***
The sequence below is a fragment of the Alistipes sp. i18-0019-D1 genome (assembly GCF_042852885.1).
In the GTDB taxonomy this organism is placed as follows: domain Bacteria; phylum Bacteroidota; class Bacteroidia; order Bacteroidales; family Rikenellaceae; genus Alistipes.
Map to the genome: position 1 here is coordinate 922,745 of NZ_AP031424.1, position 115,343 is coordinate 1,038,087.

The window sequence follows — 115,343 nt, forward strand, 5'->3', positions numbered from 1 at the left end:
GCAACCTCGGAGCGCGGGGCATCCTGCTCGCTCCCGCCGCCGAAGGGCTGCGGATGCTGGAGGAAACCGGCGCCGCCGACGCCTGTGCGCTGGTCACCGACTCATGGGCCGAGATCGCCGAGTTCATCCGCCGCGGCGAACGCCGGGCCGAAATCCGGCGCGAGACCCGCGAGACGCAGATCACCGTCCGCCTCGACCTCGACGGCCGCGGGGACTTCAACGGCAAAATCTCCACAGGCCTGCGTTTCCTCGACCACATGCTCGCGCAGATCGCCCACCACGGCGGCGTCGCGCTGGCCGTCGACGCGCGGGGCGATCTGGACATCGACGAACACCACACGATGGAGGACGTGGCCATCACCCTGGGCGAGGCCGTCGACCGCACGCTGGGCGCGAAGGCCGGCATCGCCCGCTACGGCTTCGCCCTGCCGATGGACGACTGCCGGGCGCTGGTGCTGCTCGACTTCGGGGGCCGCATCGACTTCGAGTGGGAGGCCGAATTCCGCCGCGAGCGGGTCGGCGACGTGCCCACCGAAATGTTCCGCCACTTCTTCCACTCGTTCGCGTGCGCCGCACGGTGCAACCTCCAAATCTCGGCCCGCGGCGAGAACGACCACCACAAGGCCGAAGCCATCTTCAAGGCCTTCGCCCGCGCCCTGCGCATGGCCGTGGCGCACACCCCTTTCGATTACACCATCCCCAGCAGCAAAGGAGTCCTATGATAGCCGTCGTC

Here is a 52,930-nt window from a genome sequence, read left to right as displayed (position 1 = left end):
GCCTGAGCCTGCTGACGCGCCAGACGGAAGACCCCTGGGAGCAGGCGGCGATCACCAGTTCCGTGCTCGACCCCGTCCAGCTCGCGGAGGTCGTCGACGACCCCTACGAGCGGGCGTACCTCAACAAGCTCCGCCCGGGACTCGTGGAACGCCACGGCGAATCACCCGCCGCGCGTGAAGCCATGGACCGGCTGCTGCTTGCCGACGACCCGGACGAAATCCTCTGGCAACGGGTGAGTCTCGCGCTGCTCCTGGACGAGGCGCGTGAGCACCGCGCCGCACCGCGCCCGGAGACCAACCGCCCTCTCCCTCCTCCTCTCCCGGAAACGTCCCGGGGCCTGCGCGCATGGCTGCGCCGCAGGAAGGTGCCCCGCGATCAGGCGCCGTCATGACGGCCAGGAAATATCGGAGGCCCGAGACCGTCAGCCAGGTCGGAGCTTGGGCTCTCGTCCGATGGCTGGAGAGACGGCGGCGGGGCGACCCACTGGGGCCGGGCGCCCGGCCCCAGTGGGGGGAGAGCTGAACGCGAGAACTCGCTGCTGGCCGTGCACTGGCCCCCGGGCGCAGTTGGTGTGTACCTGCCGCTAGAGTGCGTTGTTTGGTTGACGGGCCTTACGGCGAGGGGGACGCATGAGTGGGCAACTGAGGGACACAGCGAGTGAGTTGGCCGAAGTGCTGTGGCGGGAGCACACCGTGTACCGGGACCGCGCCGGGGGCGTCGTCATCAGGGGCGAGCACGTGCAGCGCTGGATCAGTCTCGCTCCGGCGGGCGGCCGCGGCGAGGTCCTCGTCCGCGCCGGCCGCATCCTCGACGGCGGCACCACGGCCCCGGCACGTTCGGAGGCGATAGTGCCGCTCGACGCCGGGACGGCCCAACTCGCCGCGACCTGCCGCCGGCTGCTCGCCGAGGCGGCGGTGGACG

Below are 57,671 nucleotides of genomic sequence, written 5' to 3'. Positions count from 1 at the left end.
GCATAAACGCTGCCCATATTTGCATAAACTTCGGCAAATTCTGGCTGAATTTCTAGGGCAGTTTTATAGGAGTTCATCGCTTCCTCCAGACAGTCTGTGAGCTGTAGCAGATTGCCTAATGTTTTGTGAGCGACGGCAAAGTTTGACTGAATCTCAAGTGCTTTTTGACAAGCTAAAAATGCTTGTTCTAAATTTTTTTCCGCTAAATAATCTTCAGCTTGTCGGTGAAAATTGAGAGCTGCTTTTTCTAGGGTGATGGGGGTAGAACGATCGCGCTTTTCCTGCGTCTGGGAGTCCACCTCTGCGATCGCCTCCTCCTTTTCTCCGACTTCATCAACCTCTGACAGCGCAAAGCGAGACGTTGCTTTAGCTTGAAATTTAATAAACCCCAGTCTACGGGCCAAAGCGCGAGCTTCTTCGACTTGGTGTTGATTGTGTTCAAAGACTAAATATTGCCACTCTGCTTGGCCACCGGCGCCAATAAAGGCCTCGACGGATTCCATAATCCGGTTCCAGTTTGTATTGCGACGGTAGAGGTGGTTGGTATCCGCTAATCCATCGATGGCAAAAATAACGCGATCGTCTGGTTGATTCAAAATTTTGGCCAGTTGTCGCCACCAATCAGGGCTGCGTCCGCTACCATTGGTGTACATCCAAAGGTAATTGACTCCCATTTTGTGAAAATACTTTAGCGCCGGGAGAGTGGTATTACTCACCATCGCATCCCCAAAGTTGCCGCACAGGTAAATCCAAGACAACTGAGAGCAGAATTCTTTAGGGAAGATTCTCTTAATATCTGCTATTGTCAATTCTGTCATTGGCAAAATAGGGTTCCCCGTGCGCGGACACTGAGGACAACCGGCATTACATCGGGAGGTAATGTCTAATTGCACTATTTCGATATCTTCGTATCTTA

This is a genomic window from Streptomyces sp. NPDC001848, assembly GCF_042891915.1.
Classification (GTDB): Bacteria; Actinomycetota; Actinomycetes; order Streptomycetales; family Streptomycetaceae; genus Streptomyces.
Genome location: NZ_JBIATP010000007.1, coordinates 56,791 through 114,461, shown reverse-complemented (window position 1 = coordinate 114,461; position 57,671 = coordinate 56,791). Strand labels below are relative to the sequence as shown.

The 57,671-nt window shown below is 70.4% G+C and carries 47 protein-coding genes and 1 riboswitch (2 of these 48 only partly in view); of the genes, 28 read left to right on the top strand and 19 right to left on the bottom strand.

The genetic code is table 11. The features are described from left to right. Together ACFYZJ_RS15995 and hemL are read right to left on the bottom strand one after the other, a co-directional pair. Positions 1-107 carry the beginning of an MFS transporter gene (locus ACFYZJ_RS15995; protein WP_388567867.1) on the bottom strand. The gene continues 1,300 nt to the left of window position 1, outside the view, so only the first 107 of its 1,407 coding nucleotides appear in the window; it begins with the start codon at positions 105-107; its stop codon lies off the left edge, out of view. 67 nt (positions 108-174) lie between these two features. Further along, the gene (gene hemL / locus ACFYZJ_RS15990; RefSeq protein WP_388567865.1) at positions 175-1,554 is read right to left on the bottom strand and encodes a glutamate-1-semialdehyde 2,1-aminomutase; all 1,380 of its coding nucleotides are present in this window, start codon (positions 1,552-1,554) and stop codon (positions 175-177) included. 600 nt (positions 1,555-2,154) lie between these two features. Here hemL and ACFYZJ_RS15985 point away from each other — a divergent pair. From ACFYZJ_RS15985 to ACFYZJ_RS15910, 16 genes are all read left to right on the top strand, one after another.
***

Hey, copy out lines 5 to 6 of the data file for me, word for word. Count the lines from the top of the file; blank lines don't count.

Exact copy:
GCAACCTCGGAGCGCGGGGCATCCTGCTCGCTCCCGCCGCCGAAGGGCTGCGGATGCTGGAGGAAACCGGCGCCGCCGACGCCTGTGCGCTGGTCACCGACTCATGGGCCGAGATCGCCGAGTTCATCCGCCGCGGCGAACGCCGGGCCGAAATCCGGCGCGAGACCCGCGAGACGCAGATCACCGTCCGCCTCGACCTCGACGGCCGCGGGGACTTCAACGGCAAAATCTCCACAGGCCTGCGTTTCCTCGACCACATGCTCGCGCAGATCGCCCACCACGGCGGCGTCGCGCTGGCCGTCGACGCGCGGGGCGATCTGGACATCGACGAACACCACACGATGGAGGACGTGGCCATCACCCTGGGCGAGGCCGTCGACCGCACGCTGGGCGCGAAGGCCGGCATCGCCCGCTACGGCTTCGCCCTGCCGATGGACGACTGCCGGGCGCTGGTGCTGCTCGACTTCGGGGGCCGCATCGACTTCGAGTGGGAGGCCGAATTCCGCCGCGAGCGGGTCGGCGACGTGCCCACCGAAATGTTCCGCCACTTCTTCCACTCGTTCGCGTGCGCCGCACGGTGCAACCTCCAAATCTCGGCCCGCGGCGAGAACGACCACCACAAGGCCGAAGCCATCTTCAAGGCCTTCGCCCGCGCCCTGCGCATGGCCGTGGCGCACACCCCTTTCGATTACACCATCCCCAGCAGCAAAGGAGTCCTATGATAGCCGTCGTC

Here is a 52,930-nt window from a genome sequence, read left to right as displayed (position 1 = left end):